I disagree with your assertion that Congress is "continuing to delegate that authority". They delegated it. Past tense. It's gone. Unless they take it back, it remains gone. There is no continual reliance on Congress to continue delegating their authority. As such, I stand by my statement that there is no reliance on Congress at all. If Congress disappeared tomorrow, the FCC could continue its operation, which wouldn't be possible if there was a reliance on Congress.
You would have a point if and only if Congress was unable to take back that delegated authority.
If Congress made a territory into its own independent sovereign nation, that would be something along the lines of what you're talking about.
But that is not how the FCC is operating. The FCC operates within the United States of America according to US law, at the continued pleasure of Congress.
Revoke those laws, and the FCC has no authority to tell any US citizen or organization to do anything.
You know how the Constitution is the supreme law of the land? It defines Congress, and the Presidency, and the Supreme Court. It does not define the FCC. The FCC exists because Congress created it, and it operates independently only because Congress allows it. If Congress doesn't like the job the FCC is doing, the FCC will comply or be dissolved.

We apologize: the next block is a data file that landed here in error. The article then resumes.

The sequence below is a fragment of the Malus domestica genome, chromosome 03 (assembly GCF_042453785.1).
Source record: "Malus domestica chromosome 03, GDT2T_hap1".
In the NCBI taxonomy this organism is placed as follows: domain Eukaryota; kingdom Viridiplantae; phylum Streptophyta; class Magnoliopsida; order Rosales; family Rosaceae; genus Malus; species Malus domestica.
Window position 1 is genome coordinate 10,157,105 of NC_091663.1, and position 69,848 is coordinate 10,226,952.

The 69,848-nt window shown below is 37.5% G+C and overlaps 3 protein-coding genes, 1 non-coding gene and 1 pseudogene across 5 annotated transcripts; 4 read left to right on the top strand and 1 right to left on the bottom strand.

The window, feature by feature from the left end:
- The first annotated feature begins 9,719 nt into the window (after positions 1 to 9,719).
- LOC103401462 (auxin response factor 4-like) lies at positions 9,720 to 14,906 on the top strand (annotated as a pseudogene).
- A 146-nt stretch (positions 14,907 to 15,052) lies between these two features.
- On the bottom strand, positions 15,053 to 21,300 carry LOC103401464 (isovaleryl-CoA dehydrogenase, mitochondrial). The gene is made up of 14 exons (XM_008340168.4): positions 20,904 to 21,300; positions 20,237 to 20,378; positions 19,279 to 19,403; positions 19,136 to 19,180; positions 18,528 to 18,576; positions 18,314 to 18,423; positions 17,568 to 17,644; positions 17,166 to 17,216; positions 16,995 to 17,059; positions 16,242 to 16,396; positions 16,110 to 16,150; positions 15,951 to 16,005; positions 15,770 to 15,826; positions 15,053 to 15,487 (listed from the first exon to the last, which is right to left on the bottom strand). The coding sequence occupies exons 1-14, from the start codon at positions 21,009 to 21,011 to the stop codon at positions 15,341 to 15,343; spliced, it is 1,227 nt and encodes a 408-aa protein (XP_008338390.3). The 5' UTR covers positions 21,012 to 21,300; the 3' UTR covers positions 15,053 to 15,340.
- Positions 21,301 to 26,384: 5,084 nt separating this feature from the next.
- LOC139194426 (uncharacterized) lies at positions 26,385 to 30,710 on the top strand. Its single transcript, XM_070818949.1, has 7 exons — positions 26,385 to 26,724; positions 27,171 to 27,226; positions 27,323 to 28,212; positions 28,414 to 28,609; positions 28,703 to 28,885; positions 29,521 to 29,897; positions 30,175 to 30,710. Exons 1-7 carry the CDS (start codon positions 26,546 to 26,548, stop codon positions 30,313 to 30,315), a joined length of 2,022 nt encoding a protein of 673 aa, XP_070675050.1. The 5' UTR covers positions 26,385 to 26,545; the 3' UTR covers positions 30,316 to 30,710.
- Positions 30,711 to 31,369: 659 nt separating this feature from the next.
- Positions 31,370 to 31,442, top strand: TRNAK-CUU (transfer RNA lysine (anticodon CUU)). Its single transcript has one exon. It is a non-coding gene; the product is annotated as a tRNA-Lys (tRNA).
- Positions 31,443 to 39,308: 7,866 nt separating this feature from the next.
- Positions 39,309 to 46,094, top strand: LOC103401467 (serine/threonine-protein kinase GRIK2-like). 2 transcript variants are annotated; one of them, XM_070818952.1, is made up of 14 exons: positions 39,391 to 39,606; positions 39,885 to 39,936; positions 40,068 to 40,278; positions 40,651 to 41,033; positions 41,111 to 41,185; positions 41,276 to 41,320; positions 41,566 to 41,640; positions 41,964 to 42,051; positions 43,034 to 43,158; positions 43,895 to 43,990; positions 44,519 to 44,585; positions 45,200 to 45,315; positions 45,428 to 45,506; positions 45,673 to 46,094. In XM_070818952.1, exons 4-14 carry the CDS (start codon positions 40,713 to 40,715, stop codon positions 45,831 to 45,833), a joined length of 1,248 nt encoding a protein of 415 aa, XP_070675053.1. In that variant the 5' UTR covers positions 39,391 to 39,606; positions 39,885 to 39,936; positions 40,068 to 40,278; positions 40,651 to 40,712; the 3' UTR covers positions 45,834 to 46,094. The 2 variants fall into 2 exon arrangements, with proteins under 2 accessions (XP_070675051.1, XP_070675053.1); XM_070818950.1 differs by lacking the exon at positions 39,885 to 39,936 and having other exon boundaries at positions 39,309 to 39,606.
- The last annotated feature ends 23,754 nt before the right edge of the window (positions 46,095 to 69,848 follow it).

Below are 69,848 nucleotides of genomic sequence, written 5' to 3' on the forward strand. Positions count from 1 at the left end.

If Congress disappears ... so does the authority of the FCC.
After all, the same is true for everyone in the country, yet we wouldn't consider Congress to be our boss, even though we'd agree that the laws have authority over us.
Do you not know American History? That's because we're Congress's boss.
When we vote someone into office, the results of the vote are not a polite suggestion. The institution has been corrupted over time, but this is basic civics.
In terms of who I would say that the FCC is answerable to, I'd suggest it's to the laws establishing its mandate, the laws expanding its powers, and the courts who interpret those laws.
You left out an important and extremely relevant entity in that list - the group of people who write and repeal the laws establishing mandates and powers. Some might call those "lawmakers". In the US, that body is called "Congress".
I dunno...does that explain my stance a bit better? Again, I think we're going to have to agree to disagree on this one.
You can be wrong if you want, but it's not a matter of subjective opinion.
Either the FCC answers to Congress, or it does not. The truth of the matter is obvious - what happens if the FCC tells Congress to take a hike because "hissy fit"?